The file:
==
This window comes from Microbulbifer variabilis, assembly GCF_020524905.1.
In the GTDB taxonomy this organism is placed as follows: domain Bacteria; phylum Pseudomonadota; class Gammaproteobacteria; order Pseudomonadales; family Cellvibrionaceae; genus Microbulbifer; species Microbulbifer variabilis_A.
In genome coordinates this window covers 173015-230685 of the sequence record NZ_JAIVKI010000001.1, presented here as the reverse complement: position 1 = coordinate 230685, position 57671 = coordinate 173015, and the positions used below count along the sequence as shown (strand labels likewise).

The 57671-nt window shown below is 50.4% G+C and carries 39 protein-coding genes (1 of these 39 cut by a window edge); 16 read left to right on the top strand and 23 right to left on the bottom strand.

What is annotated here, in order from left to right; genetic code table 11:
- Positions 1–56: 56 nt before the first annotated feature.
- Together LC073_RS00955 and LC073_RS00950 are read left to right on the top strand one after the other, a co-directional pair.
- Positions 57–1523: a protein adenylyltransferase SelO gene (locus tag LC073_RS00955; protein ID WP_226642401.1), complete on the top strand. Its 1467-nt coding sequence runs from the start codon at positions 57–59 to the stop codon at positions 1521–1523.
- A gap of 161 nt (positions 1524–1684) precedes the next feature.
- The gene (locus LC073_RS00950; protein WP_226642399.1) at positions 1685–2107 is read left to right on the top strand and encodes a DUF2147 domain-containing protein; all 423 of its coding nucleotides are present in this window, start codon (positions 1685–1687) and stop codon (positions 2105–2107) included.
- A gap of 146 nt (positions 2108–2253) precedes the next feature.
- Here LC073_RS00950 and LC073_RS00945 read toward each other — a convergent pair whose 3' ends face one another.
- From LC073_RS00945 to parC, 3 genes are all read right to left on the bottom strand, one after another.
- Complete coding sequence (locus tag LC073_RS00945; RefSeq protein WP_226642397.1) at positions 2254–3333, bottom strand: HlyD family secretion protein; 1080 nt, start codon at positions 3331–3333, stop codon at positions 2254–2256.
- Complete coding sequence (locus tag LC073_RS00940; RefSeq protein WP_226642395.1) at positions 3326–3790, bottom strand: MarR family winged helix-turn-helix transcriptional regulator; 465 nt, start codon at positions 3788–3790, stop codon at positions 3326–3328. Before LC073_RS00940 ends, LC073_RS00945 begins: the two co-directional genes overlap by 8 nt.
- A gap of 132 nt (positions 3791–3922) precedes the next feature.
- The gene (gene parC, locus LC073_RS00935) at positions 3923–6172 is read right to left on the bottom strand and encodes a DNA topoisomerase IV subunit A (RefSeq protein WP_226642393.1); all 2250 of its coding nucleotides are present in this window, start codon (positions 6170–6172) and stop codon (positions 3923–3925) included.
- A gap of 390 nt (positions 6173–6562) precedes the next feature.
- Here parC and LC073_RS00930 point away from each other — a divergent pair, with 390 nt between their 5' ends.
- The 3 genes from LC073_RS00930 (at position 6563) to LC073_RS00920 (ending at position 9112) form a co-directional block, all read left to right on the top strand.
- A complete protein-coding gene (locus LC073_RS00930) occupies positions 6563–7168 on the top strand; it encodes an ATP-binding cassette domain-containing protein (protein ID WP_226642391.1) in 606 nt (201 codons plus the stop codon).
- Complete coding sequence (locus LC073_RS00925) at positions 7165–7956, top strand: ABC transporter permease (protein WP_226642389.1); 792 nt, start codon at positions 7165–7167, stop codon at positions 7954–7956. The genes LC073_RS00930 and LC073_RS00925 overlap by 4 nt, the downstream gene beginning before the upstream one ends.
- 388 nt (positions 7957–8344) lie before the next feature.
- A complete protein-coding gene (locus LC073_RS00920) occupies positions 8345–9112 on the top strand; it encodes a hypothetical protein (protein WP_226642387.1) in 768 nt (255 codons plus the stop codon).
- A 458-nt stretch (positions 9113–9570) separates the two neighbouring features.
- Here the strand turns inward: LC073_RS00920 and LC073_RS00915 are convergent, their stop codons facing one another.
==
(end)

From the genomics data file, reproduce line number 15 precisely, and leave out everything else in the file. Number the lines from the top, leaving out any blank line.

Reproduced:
- Complete coding sequence (locus tag LC073_RS00940; RefSeq protein WP_226642395.1) at positions 3326–3790, bottom strand: MarR family winged helix-turn-helix transcriptional regulator; 465 nt, start codon at positions 3788–3790, stop codon at positions 3326–3328. Before LC073_RS00940 ends, LC073_RS00945 begins: the two co-directional genes overlap by 8 nt.